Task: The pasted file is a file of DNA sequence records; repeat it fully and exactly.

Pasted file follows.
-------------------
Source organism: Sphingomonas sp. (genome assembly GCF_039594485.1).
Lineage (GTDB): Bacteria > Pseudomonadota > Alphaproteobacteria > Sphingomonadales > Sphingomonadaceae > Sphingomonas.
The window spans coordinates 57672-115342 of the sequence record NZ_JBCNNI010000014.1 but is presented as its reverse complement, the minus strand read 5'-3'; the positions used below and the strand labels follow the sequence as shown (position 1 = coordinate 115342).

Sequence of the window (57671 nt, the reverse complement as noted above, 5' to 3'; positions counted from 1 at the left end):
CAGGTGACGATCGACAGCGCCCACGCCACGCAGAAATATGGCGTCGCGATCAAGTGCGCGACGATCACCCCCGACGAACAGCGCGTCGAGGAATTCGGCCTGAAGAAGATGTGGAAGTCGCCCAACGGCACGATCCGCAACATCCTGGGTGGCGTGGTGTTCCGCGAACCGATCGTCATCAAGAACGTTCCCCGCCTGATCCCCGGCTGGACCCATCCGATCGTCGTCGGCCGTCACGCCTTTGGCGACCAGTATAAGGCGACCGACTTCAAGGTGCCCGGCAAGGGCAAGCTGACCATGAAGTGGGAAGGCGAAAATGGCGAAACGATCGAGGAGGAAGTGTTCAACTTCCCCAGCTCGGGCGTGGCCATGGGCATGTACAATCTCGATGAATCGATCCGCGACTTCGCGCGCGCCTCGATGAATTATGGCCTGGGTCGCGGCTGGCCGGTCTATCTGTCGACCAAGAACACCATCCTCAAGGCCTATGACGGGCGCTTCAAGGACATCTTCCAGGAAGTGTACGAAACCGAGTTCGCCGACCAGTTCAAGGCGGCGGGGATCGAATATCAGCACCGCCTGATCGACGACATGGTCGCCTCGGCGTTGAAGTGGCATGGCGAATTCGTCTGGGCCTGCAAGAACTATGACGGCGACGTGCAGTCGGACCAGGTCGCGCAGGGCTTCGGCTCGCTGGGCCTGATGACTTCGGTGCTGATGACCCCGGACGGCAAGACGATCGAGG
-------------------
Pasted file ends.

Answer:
Source organism: Sphingomonas sp. (genome assembly GCF_039594485.1).
Lineage (GTDB): Bacteria > Pseudomonadota > Alphaproteobacteria > Sphingomonadales > Sphingomonadaceae > Sphingomonas.
The window spans coordinates 57672-115342 of the sequence record NZ_JBCNNI010000014.1 but is presented as its reverse complement, the minus strand read 5'-3'; the positions used below and the strand labels follow the sequence as shown (position 1 = coordinate 115342).

Sequence of the window (57671 nt, the reverse complement as noted above, 5' to 3'; positions counted from 1 at the left end):
CAGGTGACGATCGACAGCGCCCACGCCACGCAGAAATATGGCGTCGCGATCAAGTGCGCGACGATCACCCCCGACGAACAGCGCGTCGAGGAATTCGGCCTGAAGAAGATGTGGAAGTCGCCCAACGGCACGATCCGCAACATCCTGGGTGGCGTGGTGTTCCGCGAACCGATCGTCATCAAGAACGTTCCCCGCCTGATCCCCGGCTGGACCCATCCGATCGTCGTCGGCCGTCACGCCTTTGGCGACCAGTATAAGGCGACCGACTTCAAGGTGCCCGGCAAGGGCAAGCTGACCATGAAGTGGGAAGGCGAAAATGGCGAAACGATCGAGGAGGAAGTGTTCAACTTCCCCAGCTCGGGCGTGGCCATGGGCATGTACAATCTCGATGAATCGATCCGCGACTTCGCGCGCGCCTCGATGAATTATGGCCTGGGTCGCGGCTGGCCGGTCTATCTGTCGACCAAGAACACCATCCTCAAGGCCTATGACGGGCGCTTCAAGGACATCTTCCAGGAAGTGTACGAAACCGAGTTCGCCGACCAGTTCAAGGCGGCGGGGATCGAATATCAGCACCGCCTGATCGACGACATGGTCGCCTCGGCGTTGAAGTGGCATGGCGAATTCGTCTGGGCCTGCAAGAACTATGACGGCGACGTGCAGTCGGACCAGGTCGCGCAGGGCTTCGGCTCGCTGGGCCTGATGACTTCGGTGCTGATGACCCCGGACGGCAAGACGATCGAGG